Friday, June 6, 2014

Toddlers Are the New Teenagers

Last week, in the middle of one of my son's more impressive meltdowns, I looked at him and said, "I would ask what it feels like to be a toddler, but I imagine it's just like being a teenage girl... and I remember those days well." My hubby laughed... probably not realizing just how similar the two actually are.

Lauren and I get a lot of compliments on how well-behaved Brayden is. And he generally is pretty good. But when he's not? Oh em gee. It's bad. So here's my two-cents on how similar he can be to high school girls.

1. Everything is the end of the world.

Oh, the drama! The Academy would be proud. Brayden has had performances that would win him all the votes (except for a small group of aging directors who would slam him for overacting). Like most teenagers, every tiny thing is of paramount importance. And when any of it goes wrong, there's simply no recovering. At least not without some massive water works and contorted facial expressions.

For a while, there was this lady on Tumblr who posted "reasons my son is crying." They were hilarious. (i.e. "I broke this cracker in half." "I wouldn't let him drink bath water." I laughed when I saw them a year ago. Clearly, I didn't know what I was in for.

Reason my son is crying: He finished his grapes.

2. You simply can't figure out what they want.

Brayden says "water!" I ask him if he wants a cup of water. He says yes. I give him water. He cries. I say, "oh, you don't want water?" and he shakes his head. So I take the water away. He cries louder. This process repeats with just about everything (being finished with lunch, playing with certain toys, etc.).

3. They can't even figure out what they want. 

Read above.

4. So much volatility. 

It's the switch that keeps on flipping. One minute they're happy and laughing and lighting up your world. The next minute, it's as if some video-game demon came in, took over their body and is hell-bent on breaking you (or at least getting you to run for cover). The following two pictures? They were taken less than two minutes apart.


5. They know your buttons and they push them. Often.

Brayden is a good kid. He really is. But when he looks right at me and does the exact thing I just asked him not to do (i.e. throwing a basketball at his little sister's head, kicking a book over into her face, standing on the box that's going to collapse on him any second), I'm always amazed that defiance starts so freaking early. I suppose they don't call it the "terrible twos" for nothing. (And by the way - if anyone posts anything about how threes are even worse, I'll go all teenage-toddler-tantrum on you).

6. It's impossible to discipline them.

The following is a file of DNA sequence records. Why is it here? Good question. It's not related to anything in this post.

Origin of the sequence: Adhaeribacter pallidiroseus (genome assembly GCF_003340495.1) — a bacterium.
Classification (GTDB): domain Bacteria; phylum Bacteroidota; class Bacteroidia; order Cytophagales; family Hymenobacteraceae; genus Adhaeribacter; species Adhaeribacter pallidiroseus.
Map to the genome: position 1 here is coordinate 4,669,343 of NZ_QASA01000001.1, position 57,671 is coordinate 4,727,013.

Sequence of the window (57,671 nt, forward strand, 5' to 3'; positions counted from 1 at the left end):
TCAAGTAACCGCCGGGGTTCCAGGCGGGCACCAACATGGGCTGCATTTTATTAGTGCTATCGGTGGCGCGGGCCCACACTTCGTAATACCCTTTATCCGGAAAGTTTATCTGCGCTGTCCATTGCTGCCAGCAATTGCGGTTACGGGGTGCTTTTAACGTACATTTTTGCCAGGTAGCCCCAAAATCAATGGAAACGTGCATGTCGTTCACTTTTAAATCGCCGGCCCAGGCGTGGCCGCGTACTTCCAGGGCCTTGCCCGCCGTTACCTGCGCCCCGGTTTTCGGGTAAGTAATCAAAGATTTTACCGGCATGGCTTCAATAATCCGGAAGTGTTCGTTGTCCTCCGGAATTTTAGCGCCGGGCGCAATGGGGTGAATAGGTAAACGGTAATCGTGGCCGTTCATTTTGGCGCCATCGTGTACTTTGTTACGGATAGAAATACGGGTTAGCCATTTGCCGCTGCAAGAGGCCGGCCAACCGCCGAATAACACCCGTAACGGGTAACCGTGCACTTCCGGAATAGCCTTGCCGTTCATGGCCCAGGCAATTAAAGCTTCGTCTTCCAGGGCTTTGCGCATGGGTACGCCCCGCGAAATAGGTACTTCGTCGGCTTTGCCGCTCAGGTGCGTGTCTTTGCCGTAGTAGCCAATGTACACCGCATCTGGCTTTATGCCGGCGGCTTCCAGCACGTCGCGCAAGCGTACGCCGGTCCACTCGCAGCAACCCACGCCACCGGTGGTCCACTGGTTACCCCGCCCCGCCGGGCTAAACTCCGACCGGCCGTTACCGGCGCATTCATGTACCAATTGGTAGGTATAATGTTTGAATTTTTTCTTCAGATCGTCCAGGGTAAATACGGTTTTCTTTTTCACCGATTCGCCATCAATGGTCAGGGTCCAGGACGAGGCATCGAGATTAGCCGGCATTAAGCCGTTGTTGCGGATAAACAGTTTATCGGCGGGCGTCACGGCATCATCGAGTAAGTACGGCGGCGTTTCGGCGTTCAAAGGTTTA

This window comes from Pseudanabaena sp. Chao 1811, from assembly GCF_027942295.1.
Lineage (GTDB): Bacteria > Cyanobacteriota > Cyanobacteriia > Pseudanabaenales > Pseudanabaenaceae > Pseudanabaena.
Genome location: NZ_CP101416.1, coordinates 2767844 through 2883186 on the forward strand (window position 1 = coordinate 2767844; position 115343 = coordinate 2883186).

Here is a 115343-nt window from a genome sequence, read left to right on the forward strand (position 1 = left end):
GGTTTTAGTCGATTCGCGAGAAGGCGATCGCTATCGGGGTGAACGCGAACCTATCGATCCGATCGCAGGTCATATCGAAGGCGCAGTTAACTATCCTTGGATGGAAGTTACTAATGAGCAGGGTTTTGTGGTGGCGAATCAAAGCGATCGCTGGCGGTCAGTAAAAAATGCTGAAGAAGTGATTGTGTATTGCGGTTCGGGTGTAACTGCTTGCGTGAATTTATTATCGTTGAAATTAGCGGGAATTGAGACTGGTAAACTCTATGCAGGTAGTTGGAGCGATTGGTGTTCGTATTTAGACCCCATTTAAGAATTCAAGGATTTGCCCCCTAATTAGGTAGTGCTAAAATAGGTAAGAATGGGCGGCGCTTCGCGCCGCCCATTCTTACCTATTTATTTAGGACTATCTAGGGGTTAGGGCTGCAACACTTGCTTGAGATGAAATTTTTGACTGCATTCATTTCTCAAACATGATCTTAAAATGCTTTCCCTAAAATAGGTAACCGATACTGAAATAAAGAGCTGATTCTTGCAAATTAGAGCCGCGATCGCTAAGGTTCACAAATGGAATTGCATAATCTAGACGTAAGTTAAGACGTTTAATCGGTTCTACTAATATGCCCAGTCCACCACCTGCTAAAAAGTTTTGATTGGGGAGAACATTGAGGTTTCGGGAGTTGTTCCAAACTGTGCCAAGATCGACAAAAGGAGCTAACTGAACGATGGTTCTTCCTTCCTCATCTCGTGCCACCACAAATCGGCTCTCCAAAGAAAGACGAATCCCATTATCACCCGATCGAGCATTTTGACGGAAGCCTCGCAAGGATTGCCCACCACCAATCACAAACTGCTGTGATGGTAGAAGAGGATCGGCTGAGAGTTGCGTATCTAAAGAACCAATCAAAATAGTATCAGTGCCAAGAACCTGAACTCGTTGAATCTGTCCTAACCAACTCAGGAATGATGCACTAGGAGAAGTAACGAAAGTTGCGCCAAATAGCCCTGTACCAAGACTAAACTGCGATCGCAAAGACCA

Toddlers might even be worse than teenagers on this front. At least you can take away teens' technology and make them understand that their behavior was in some way unacceptable or unsafe. But toddlers? They either don't get it, or they pretend they don't get it. We've been trying to use time-outs with Brayden lately and he usually just sits in his time out area having fun with himself until we tell him he can go. Very effective.

Obviously distressed.

7. They're starved for attention. 

I was a middle child so I played this card often. I was forgotten about. Ignored. Treated so unfairly. I know the game Brayden is playing here.  ...Which unfortunately, means I know there's no way for me to win.

8. Most of the things they say make no sense.

I listen to teenage girls today and I just can't believe what they're saying. This isn't too unlike me listening to my learning-how-to-speak toddler and trying to decipher the actual words. When did every age group start speaking a different language? Man, I feel old. Or isolated. (See - being a middle child follows you everywhere!)

9. They know the right time to be super-sweet (or cute).

Brayden is freaking adorable. And he knows it. When he wants something, he looks at me sweetly, often climbing against my legs or petting whatever part of me is nearest to him, and says "beeeepppssss" (his version of "please"). When he's in time-out and wants to come out, he chooses to repeat the thing I say to Elissa often: "Sweet girl. Sweet, sweet girl." Man, this kid has my number.


10. They believe they're the center of the world.

How can you possibly not be paying me attention, mom? You're trying to eat your lunch? No way. I'm more important. You're trying to feed my sister? No way. I'm more important. You're trying to write on your blog? No way. I'm more important.

Checkmate.

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